Yeah, I mean, I think the first part is, is how do the countries respond to it? Right. And, you know, certainly in some of the Asian countries like Singapore, and Hong Kong and China, they went hard on crack down, and they really stamped out, you know, COVID much better, frankly, than we’ve done here or what we’ve seen in Europe. And so some of those countries, like I was just giving a report today Thailand’s up 24 25% from last year, whereas the US is down 35% in New York and California are down 55% compared to last year. And so so that’s one thing is is just how the original approach happened, you know, whether they enforce masks and social distancing and how they close different, you know, markets. Now as things are coming back online, you know, people seem to be doing it fairly consistently. So it’s, it’s all about cleanliness, right? Like you don’t want to go work out or get your hair cut or go on to a massage table if it hasn’t been cleaned and disinfected. So So that’s kind of universal. Number two is we’re definitely seeing distancing so in the, you know, in the gym setting, it might be shutting down certain machines like you know, in the big box gyms where they’ve got, you know, 50 treadmills, they’re doing every other one or every two. And in some cases, I’ve seen this more in Asia than in Europe. And here, they’re actually putting up Plexiglas in between the areas so that it’s really like your own kind of cube that you’re exercising. And if you’re on some type of a cardio equipment, and then in the, you know, and more of the boutique fitness, the yoga polities and spin, it’s really all about capacity. And so what what’s happened is, is, you know, most markets when they reopen, I think California honestly was the most extreme anywhere, I’ve seen it 10% capacity. Imagine you had a yoga class with 20 people, and now you can have two, you’re not even gonna open your doors to do that, right. And so, so what, what we’ve seen is, is that, you know, most states are getting and countries 25% capacity, 50% capacity. And so the ones that start seeing more traction, the, you know, the entrepreneurs that run these businesses have to get creative. They’re thinking of, what can I do outside that don’t have limitations on outside, maybe before I only had four or five class times during the day. But now I can offer 10 class times during the day, they’re going to be smaller classes, but I can keep the revenue coming in and making that work. And then you know, of course, we’ve talked about virtual and that’s another way that people are driving revenue during these times.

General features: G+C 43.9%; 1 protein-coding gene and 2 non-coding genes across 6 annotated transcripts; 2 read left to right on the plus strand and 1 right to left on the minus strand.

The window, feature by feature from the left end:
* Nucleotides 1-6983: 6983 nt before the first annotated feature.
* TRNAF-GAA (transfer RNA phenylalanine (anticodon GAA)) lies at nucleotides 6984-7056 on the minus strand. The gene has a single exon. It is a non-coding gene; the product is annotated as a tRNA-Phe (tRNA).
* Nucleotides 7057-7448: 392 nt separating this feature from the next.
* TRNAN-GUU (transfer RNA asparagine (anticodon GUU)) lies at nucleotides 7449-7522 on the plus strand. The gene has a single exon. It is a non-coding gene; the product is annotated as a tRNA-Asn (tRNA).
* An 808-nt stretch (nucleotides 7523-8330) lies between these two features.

Yeah, by the way, when I go to the gym, prior to COVID, and people didn’t have a towel, sweating on equipment. Question was like, What are you wiping the equipment off? There’s certain positive things that COVID has.
Yeah, for sure.
One is cleaning your equipment when you work out? Yeah. Tell me about. Tell me about your journey becoming the CEO of mind body. You know, I know I saw you this summer and you had just become CEO, right? Probably in press releases. I didn’t see it. I was probably paying attention to stupid politics. I should have been reading press releases, but So congrats on that I was in August, if I believe is correct. Yep. And so my, I guess what I want to get into here is, you know why when we look at companies, especially when we hire leaders, for companies, we usually see a visionary and then an execute or Yep. And it is come, you know, come to mind, as I look through kind of your profile that I think you’re the combination of both, which is kind of rare. But what is what is further evidence of this is you bought so you are running, you’re the CEO and co founder of Booker, correct? Yep. And that was for how many years?